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Rahul Dravid's stand on sports development in India

After Sachin Tendulker airing his views for the development of sports in India, Rahul Dravid has also echoed the same sentiments. It’s heartening to see the most prominent sportspersons in our country take proactive steps to improve the lot of sports. Dravid has his own take on the ways sports ought to develop in India and the effect they have on our youngsters: “We are obsessed with results and satisfied with mediocre ones. For top performers results are merely consequences of processes, incidental to their quests for self-perfection,” said Dravid. “The best way to produce results in sport is to take the focus away from results. In sport, results are almost never solely in one’s own hands while process of preparation and performance certainly are.” he added.

It seems like a paradox- get better results by taking the focus away from results. It holds true across all sports though. While driving a car if you were to picture to yourself bumping into every car in sight, chances are you will end up doing that. Rather than be goal-oriented, its better to be process-oriented. In sports, instinct plays a integral part in every action initiated by the sportsperson. The best way to curb and shackle instinct is by second guessing and worrying about the outcome. Its like students ought to be encouraged to study to do well, and not to avoid failure. The latter mindset will lead to the student worrying about staying afloat more than swimming in deep waters. Our country has a prevailing culture of microscopic obsession with results.

Results matter to an extent. But there’s something more important- how the results are pursued and achieved. This type of thinking is not to be used as an excuse to justify sub-par performance. It matters not if you won or lost, but how you played the game. That’s not what’s being advocated here. Winning is the primary reason to compete in professional competitions. Placing value on winning and on the way the game is played are not mutually exclusive things. For youngsters treating a game as a binary zero-sum game where their involvement and contribution are viewed as either good or bad based on whether they won or lost is doing a grave injustice to them. They need to take away positive values from sports and not bitter disappointments at losses.

Like Sachin said before, Dravid also pictures our educational institutions as the most fertile breeding grounds for budding sports talent.

“If we truly do care about sport, like we claim we do, as a nation ready to take its place in the league of developed nations, we must make it possible for our best young talents to pursue their sports as well as world-class education at the same time. We must buffer the risks of careers in sport and collect and concentrate all the indigenous and international knowledge necessary to create world-class sportsmen and sportswomen.”

More so than a balanced development of sports and education, educational institutes are best placed in terms of infrastructure and time to devote their energies towards the development of sports in India.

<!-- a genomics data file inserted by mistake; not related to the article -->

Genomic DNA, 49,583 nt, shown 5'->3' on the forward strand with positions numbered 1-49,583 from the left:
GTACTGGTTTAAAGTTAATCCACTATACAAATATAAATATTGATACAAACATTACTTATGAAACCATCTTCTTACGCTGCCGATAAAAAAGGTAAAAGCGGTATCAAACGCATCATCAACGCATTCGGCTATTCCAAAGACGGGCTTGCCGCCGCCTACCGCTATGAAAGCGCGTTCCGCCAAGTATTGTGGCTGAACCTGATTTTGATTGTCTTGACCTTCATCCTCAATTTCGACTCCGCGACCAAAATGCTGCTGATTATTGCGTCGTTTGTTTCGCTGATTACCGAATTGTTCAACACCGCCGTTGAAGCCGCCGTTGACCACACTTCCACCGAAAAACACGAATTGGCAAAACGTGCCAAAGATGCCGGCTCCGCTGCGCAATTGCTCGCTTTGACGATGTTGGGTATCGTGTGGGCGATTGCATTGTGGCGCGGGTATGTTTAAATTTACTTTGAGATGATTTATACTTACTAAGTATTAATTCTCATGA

Dravid said: “In my view, the sacred role of sports federations is to find the right talent, give it the best possible platforms to learn, grow and perform and then ultimately to connect the talent with the sports fan in an accessible and identifiable way.”

The connect with fans is where our sports federations sometimes miss out on. In this digital age, athletes can be marketed very well online, but very few platforms in India provide a portal to express that. This website you are on is one example of that portal.

“India, with about 30% of world’s population, can only boast of a few anecdotal achievements across sporting disciplines in over six decades since independence while small countries with barely a stadium in sight are producing champion sprinters, marathoners and swimmers.”- said Dravid.

The most common excuse cited in India for a culture which does not permit sports to thrive, is lack of facilities. Playing and training facilities on one hand and lack of competitions on the other. Thing is the development of an elite athlete is not impossible without world class facilities. The best long distance runners are from Kenya, and the reason they are so good is because they have been running since childhood as a means to commute, hunt, and avoid being hunted. Running is a way of life for them. More than anything, the biggest barrier in India is the mental block that ‘we are like this only’ which places limits on us before we can even attempt anything out of the ordinary.

Kyra Shroff- Waging a lone battle? 

“Today, it still takes a very brave parents to permit, let alone encourage, a talented child to carry on playing sport once high school is done.” True that. All parents want the best for their kids, but pushing them in sports is sometimes seen as a pathway to disappointment. Kyra Shroff is one example. Her father Firdaus Shroff is also her manager and is actively involved in managing her career, despite acknowledging the innumerable hardships which lie in the way. Hats off to the parents who continue to do that. And for an athlete like Rahul Dravid who urges us ahead towards becoming a nation where sports can someday be at par with education in terms of importance for our kids.

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